I knew right off that the code would look much different. Mainly, because my self-imposed rule is that I try very, very hard never to use a loop. I’ve written it before, but loops in T-SQL make the server work on your data row by row, which is madness, considering the millions of man-hours that engineers have spent optimizing its ability to work on large data sets in parallel.

I could go deeper into that rant, but you’ve probably heard it before.

Anyway, I stayed up late the other night to see what I could do, and it turned out to be easier than I expected.
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Coding Vigenere Cyphers

Recently, I rewatched The Prestige, the very good Christopher Nolan move where Hugh Jackman and Christian Bale play rival magicians in the late 1800s. Jackman’s character has an old journal, written in cypher text that he slowly and meticulously needs to work out over the course of the movie.

I’ve always been fascinated by encryption, and I remembered that he used a Vigenere Cypher, but I had to look back up how those work.

Ceasar Cypher

Imagine a cypher where you just switch each number an agreed-upon number of letters up the alphabet. If you’re number is 3, then you would substitute D for A, E for B, etc. X would loop around and become A, Y would be B, etc.

This is a Ceasar Cypher, reportedly used by Julius himself, but I bet it didn’t take too long to break that code. If you think about it, the cypher that millions solve in the daily paper is an order of magnitude more difficult.

Enter Vigenere
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SQL For Fun: Parsing the iTunes XML

What happens if one part of your personality is data-parsing nerd and another part is music lover nerd?

You end up trying to answer questions like, “Which songs did I have rated with 4 stars last year that are lower than that now?”

Or, “How many songs that were added to my library before this year started have been played this year?”

iTunes makes it easy to create smart playlists that can answer a lot of these questions. But iTunes keeps your current play count and your current rating. You can’t get information about the state of your music library in the past and then run queries to see how things have changed.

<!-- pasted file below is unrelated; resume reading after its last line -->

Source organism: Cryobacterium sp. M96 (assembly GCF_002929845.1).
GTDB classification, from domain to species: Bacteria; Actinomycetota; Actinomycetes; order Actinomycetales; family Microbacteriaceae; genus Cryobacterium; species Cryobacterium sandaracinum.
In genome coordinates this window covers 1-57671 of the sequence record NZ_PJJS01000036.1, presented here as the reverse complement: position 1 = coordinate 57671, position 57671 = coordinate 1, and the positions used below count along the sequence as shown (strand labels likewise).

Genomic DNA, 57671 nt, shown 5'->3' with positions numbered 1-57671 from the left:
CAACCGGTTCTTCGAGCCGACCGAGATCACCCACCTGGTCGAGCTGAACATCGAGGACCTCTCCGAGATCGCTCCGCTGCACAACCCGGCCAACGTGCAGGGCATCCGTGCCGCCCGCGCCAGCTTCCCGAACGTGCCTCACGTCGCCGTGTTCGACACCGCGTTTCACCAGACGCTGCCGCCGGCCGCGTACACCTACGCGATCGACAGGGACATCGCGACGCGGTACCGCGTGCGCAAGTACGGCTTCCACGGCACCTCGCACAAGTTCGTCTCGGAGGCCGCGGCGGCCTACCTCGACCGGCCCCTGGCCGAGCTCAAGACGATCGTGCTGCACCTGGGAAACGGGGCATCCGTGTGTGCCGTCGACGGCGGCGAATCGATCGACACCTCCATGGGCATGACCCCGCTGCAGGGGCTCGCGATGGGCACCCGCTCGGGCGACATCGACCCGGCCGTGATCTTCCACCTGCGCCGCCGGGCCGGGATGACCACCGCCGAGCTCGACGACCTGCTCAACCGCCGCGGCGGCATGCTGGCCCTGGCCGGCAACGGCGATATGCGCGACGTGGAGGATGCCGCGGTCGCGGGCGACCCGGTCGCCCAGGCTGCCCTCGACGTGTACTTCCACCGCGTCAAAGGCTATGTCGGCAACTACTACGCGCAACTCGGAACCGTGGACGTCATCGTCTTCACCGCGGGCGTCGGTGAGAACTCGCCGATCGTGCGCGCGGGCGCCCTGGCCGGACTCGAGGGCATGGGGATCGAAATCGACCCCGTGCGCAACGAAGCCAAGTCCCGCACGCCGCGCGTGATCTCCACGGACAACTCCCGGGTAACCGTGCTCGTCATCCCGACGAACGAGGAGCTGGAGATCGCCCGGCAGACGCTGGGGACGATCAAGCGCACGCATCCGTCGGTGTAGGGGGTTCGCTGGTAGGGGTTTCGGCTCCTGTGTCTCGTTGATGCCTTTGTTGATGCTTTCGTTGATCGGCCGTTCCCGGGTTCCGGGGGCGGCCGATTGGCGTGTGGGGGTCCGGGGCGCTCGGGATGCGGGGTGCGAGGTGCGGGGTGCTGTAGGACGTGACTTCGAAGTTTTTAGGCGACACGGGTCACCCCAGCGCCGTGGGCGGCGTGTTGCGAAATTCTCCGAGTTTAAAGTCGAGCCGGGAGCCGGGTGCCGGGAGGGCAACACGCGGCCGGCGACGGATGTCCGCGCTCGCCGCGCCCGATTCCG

It does, however, let you export a snapshot of your library data to an XML format, and if we save that XML with time stamps in a SQL database, we can answer these questions ourselves.
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Using Tally Table to Remove Invalid XML Characters

A couple of weeks ago, I was called in to troubleshoot an error occurring in a SQL stored procedure. The procedure was selecting a variety of information out as XML data. The error occurred because on of the columns being included was a text data column, which included raw text notes brought in to the system from a variety of sources. Some of these sources included characters that are invalid in XML.

Thinking this was a common issue, I went to google. I found the common solution was something like this:

This code is fine. It works well, and I like using the PATINDEX function to evaluate a string of characters against a REGEX expression. (I have a newly discovered appreciation for REGEX. I should post more about that…)

How Do We Improve This?

One thing sat poorly with me about this solution, though. I don’t like the WHILE loop.

Transact-SQL is built to work on big sets of data all at once. When you use a WHILE loop, you’re forcing the database to work on one piece of information at a time.

Over the last several years, I’ve convinced myself that any data manipulation that your programmer brain wants to do with a WHILE loop can be done more quickly using a Tally table. If you aren’t using Tally tables regularly, go ahead and read from this link. No single article has improved my skill set more than this.